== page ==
The Isle of Man Government would like to announce Deb Cripps as the winner of the Retrofit for the Future ideas competition which ran from May to mid-November. Manx residents with architectural backgrounds, studying architecture, building retrofitting expertise or those with a passion for green construction were asked to submit designs which could significantly improve the energy performance of an existing Manx home to make it a future-ready building.
At the awards ceremony on Monday 9 December Minister for Environment, Food and Agriculture, Geoffrey Boot MHK presented Deb Cripps with the main prize of £5,000 for her submission which included ideas and techniques for increasing the energy efficiency of a 1970s bungalow, a style of residential property which can be found in large numbers across the Island.
Minister Boot MHK said:
‘The challenge of significantly improving the energy efficiency of residential buildings is not to be underestimated. The long term goal is to have desirable, warm, affordable homes for life which contribute to meeting emissions targets and help form part of the Island’s response to climate change.’
The judges commented:
‘We felt Deb Cripps's submission, in particular, was a great example of a practical, relatively low cost solution that could be used across a wide range of homes in the Island. We were impressed with the use of multiple techniques to increase energy efficiency of an existing Manx home that had also been put into practice, giving it an extra level of detail for real-world cost, savings and increase in efficiency.’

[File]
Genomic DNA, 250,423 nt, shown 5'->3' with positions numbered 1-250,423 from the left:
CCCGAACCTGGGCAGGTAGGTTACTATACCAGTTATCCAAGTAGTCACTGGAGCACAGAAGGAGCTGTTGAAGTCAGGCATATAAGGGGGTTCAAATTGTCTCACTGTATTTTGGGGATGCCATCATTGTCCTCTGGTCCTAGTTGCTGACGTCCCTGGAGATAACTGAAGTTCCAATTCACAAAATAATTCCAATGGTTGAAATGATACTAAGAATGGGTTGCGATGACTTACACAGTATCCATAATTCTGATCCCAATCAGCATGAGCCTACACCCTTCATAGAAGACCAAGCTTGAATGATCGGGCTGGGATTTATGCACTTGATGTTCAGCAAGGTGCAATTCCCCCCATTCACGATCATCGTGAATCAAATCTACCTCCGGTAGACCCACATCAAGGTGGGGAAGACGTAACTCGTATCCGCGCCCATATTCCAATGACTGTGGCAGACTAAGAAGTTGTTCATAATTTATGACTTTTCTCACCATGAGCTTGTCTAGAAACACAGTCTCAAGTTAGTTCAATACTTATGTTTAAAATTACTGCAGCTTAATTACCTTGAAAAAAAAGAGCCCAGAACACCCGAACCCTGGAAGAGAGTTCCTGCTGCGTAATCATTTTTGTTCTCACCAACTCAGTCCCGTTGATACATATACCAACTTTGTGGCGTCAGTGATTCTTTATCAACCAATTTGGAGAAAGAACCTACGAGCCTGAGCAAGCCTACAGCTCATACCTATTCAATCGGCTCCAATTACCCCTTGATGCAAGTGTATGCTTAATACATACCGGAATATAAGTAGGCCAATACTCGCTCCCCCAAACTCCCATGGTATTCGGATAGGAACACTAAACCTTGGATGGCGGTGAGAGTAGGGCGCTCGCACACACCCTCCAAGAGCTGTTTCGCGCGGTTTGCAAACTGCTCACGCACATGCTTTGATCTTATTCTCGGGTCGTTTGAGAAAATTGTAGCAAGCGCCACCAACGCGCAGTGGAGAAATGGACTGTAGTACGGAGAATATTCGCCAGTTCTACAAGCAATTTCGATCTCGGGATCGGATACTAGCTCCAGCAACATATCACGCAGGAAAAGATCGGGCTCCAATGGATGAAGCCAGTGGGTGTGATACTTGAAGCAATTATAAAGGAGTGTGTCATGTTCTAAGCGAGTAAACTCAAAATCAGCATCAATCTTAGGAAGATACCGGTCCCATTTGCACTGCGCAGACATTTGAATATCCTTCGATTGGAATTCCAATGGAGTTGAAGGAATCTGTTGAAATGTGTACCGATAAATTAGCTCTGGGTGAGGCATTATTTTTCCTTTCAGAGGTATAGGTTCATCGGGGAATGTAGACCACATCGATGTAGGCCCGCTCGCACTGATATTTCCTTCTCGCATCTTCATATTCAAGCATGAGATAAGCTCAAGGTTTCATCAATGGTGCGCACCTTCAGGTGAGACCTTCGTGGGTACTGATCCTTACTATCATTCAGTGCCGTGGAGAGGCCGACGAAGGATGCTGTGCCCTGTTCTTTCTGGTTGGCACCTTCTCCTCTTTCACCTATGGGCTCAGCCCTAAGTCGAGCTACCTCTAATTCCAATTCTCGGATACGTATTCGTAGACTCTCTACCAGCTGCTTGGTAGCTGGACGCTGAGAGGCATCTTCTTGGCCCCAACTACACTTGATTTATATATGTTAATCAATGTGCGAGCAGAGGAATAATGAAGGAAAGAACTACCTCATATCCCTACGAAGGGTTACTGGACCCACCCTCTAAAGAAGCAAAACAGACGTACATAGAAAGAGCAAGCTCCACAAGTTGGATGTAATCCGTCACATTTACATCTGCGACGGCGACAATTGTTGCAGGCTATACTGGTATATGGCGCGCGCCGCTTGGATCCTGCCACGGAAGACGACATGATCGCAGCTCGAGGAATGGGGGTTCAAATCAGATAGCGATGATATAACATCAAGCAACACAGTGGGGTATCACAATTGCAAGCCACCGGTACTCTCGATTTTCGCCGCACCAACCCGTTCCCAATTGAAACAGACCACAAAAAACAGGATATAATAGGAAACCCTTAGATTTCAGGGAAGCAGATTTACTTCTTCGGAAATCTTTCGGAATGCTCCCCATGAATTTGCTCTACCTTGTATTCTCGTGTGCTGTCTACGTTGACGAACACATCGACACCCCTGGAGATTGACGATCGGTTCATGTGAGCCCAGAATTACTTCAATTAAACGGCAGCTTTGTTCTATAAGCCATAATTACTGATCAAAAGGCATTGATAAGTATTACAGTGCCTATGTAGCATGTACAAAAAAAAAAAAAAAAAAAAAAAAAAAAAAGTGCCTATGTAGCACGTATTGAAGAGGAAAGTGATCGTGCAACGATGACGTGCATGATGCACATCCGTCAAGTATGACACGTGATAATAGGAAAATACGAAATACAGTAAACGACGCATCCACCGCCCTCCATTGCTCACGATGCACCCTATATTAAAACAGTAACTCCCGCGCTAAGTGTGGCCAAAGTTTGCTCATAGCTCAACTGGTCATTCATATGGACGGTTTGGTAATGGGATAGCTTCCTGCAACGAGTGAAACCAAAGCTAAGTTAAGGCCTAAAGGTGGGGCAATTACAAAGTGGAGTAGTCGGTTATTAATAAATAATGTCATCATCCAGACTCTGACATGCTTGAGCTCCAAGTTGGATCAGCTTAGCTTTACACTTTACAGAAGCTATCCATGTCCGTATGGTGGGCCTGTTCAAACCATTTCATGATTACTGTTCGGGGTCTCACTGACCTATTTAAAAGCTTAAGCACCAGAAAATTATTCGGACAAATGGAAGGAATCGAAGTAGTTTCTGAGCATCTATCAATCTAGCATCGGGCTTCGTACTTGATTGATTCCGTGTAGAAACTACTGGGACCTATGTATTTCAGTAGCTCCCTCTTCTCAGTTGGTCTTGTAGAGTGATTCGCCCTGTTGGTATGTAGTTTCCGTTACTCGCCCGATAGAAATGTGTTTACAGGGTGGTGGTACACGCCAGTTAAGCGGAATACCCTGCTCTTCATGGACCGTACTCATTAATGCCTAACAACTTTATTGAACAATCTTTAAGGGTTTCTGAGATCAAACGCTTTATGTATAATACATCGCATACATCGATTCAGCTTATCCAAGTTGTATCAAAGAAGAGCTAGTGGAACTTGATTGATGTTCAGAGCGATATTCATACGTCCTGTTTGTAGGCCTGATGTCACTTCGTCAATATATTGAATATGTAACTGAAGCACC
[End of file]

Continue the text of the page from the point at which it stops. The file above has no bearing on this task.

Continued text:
The judges were very impressed with the attention to detail across all the submissions and their relevance to many existing Manx properties.
Also announced were two runners up Richard Strivens and Summer Fearnley who were both awarded £1,000 for their submissions for energy efficiency upgrades to Victorian style houses and social housing.
Minister Boot MHK, concluded:
‘I would like to thank everyone who took the time to submit their ideas and to congratulate Deb, Richard and Summer. The standard of submissions and amount of research shown throughout was high and ranged from new techniques that utilise waste products and use of smart technology to education and community projects.
‘It is estimated that 80% of the Isle of Man homes that will be in use in 2050 have already been built, therefore ideas generated by this competition can go a long way to help form the Island’s approach to retrofitting properties to meet future ambitious emission targets.’
From left to right: Winner Deb Cripps, runner up Summer Fearnley, presenting the awards Minister for Environment, Food and Agriculture, Geoffrey Boot MHK and runner up Richard Strivens.